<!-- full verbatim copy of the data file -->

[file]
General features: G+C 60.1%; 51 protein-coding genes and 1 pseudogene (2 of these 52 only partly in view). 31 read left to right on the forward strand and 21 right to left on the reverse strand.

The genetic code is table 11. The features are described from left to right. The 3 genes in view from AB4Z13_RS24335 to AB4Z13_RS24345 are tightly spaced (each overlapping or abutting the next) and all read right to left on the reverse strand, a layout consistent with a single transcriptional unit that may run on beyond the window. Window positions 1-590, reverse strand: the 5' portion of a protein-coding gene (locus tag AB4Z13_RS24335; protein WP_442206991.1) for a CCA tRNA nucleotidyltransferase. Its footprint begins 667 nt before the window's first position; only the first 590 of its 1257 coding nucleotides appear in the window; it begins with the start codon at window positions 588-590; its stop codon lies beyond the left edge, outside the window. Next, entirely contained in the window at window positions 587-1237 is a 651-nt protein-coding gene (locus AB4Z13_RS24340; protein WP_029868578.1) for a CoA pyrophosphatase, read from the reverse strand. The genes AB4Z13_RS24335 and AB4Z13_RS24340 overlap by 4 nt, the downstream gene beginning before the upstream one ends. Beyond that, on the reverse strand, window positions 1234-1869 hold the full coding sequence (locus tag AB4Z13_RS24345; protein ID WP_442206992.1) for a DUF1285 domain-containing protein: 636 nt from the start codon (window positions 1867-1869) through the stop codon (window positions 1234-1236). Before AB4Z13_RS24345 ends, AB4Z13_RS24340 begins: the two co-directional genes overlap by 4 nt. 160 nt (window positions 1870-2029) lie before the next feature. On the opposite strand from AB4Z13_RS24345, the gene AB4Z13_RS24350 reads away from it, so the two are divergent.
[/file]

General features: G+C 60.1%; 51 protein-coding genes and 1 pseudogene (2 of these 52 only partly in view). 31 read left to right on the forward strand and 21 right to left on the reverse strand.

The genetic code is table 11. The features are described from left to right. The 3 genes in view from AB4Z13_RS24335 to AB4Z13_RS24345 are tightly spaced (each overlapping or abutting the next) and all read right to left on the reverse strand, a layout consistent with a single transcriptional unit that may run on beyond the window. Window positions 1-590, reverse strand: the 5' portion of a protein-coding gene (locus tag AB4Z13_RS24335; protein WP_442206991.1) for a CCA tRNA nucleotidyltransferase. Its footprint begins 667 nt before the window's first position; only the first 590 of its 1257 coding nucleotides appear in the window; it begins with the start codon at window positions 588-590; its stop codon lies beyond the left edge, outside the window. Next, entirely contained in the window at window positions 587-1237 is a 651-nt protein-coding gene (locus AB4Z13_RS24340; protein WP_029868578.1) for a CoA pyrophosphatase, read from the reverse strand. The genes AB4Z13_RS24335 and AB4Z13_RS24340 overlap by 4 nt, the downstream gene beginning before the upstream one ends. Beyond that, on the reverse strand, window positions 1234-1869 hold the full coding sequence (locus tag AB4Z13_RS24345; protein ID WP_442206992.1) for a DUF1285 domain-containing protein: 636 nt from the start codon (window positions 1867-1869) through the stop codon (window positions 1234-1236). Before AB4Z13_RS24345 ends, AB4Z13_RS24340 begins: the two co-directional genes overlap by 4 nt. 160 nt (window positions 1870-2029) lie before the next feature. On the opposite strand from AB4Z13_RS24345, the gene AB4Z13_RS24350 reads away from it, so the two are divergent.